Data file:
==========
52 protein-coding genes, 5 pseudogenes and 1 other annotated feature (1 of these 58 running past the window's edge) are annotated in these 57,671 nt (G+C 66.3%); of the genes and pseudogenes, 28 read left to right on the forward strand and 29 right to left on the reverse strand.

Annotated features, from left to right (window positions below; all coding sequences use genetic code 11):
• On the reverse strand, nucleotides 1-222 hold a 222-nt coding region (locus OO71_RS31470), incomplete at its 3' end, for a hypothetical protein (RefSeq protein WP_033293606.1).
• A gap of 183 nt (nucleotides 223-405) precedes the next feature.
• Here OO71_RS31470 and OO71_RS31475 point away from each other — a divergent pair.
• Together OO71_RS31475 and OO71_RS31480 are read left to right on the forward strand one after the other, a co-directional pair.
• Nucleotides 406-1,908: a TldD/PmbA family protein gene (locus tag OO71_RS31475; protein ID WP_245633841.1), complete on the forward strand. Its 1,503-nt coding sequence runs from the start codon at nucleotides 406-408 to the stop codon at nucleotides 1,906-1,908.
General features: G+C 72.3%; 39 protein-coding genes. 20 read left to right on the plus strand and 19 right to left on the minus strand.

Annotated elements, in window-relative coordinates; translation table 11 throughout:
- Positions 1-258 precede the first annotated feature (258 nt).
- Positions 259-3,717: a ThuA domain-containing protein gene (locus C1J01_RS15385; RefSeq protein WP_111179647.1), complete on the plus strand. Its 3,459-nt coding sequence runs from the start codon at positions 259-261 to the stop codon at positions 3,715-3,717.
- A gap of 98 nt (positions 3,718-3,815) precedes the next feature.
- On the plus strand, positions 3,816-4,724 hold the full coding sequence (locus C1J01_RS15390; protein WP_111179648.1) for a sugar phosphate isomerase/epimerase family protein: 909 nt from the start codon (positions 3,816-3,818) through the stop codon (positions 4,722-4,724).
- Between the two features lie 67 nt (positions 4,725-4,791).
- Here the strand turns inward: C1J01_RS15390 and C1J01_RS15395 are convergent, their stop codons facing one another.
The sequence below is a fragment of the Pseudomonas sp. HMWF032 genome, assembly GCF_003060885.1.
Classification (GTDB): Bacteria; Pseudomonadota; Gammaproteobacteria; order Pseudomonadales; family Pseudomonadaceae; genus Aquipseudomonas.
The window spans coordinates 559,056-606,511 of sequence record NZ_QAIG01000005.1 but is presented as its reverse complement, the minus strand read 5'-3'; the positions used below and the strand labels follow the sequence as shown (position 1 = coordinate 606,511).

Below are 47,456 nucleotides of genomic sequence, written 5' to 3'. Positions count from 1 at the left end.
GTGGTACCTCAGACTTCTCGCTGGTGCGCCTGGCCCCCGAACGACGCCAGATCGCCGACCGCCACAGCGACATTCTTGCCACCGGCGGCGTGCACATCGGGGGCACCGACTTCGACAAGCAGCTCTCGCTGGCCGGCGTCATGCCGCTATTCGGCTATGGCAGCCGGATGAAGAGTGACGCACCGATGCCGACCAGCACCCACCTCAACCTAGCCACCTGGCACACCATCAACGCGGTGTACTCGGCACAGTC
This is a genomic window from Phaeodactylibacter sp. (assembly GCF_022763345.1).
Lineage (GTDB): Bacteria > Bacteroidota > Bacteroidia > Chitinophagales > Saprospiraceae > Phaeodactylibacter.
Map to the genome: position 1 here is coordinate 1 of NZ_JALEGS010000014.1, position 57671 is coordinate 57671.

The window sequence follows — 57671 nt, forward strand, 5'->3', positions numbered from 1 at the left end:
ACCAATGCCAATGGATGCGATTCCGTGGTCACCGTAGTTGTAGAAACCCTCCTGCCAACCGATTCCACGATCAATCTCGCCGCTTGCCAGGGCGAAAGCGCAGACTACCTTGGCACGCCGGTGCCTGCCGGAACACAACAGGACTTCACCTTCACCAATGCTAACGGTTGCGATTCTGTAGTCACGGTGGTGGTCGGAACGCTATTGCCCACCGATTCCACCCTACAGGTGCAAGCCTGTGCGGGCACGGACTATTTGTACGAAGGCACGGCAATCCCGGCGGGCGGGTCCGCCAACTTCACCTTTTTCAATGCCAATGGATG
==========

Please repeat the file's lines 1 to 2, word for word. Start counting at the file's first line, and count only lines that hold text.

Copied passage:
52 protein-coding genes, 5 pseudogenes and 1 other annotated feature (1 of these 58 running past the window's edge) are annotated in these 57,671 nt (G+C 66.3%); of the genes and pseudogenes, 28 read left to right on the forward strand and 29 right to left on the reverse strand.

Annotated features, from left to right (window positions below; all coding sequences use genetic code 11):